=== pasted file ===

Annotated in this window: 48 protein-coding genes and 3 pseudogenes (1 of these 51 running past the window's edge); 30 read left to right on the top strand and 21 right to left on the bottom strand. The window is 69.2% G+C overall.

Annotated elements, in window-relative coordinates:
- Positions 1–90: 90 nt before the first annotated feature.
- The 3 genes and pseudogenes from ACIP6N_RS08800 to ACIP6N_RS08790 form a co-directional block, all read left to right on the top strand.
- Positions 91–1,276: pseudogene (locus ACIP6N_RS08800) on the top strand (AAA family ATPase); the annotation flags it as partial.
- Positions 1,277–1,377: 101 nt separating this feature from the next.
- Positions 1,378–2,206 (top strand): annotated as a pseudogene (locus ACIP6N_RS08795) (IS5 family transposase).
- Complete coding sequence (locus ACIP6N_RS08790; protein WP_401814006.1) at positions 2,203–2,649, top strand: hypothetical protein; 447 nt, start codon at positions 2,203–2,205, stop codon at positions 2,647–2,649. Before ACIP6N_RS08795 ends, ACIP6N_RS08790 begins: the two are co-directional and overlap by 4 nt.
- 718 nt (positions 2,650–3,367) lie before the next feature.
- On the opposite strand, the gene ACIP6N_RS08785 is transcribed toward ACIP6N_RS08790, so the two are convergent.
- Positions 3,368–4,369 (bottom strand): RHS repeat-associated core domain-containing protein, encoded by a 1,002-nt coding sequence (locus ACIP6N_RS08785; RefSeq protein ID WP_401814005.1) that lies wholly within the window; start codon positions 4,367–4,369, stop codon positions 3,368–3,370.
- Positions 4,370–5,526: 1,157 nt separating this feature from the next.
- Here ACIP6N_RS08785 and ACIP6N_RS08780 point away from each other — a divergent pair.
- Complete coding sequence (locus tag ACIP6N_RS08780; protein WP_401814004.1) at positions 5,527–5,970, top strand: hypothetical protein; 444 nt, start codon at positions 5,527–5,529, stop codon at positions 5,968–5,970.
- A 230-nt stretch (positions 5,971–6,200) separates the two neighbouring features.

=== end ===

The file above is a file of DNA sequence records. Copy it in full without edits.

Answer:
Annotated in this window: 48 protein-coding genes and 3 pseudogenes (1 of these 51 running past the window's edge); 30 read left to right on the top strand and 21 right to left on the bottom strand. The window is 69.2% G+C overall.

Annotated elements, in window-relative coordinates:
- Positions 1–90: 90 nt before the first annotated feature.
- The 3 genes and pseudogenes from ACIP6N_RS08800 to ACIP6N_RS08790 form a co-directional block, all read left to right on the top strand.
- Positions 91–1,276: pseudogene (locus ACIP6N_RS08800) on the top strand (AAA family ATPase); the annotation flags it as partial.
- Positions 1,277–1,377: 101 nt separating this feature from the next.
- Positions 1,378–2,206 (top strand): annotated as a pseudogene (locus ACIP6N_RS08795) (IS5 family transposase).
- Complete coding sequence (locus ACIP6N_RS08790; protein WP_401814006.1) at positions 2,203–2,649, top strand: hypothetical protein; 447 nt, start codon at positions 2,203–2,205, stop codon at positions 2,647–2,649. Before ACIP6N_RS08795 ends, ACIP6N_RS08790 begins: the two are co-directional and overlap by 4 nt.
- 718 nt (positions 2,650–3,367) lie before the next feature.
- On the opposite strand, the gene ACIP6N_RS08785 is transcribed toward ACIP6N_RS08790, so the two are convergent.
- Positions 3,368–4,369 (bottom strand): RHS repeat-associated core domain-containing protein, encoded by a 1,002-nt coding sequence (locus ACIP6N_RS08785; RefSeq protein ID WP_401814005.1) that lies wholly within the window; start codon positions 4,367–4,369, stop codon positions 3,368–3,370.
- Positions 4,370–5,526: 1,157 nt separating this feature from the next.
- Here ACIP6N_RS08785 and ACIP6N_RS08780 point away from each other — a divergent pair.
- Complete coding sequence (locus tag ACIP6N_RS08780; protein WP_401814004.1) at positions 5,527–5,970, top strand: hypothetical protein; 444 nt, start codon at positions 5,527–5,529, stop codon at positions 5,968–5,970.
- A 230-nt stretch (positions 5,971–6,200) separates the two neighbouring features.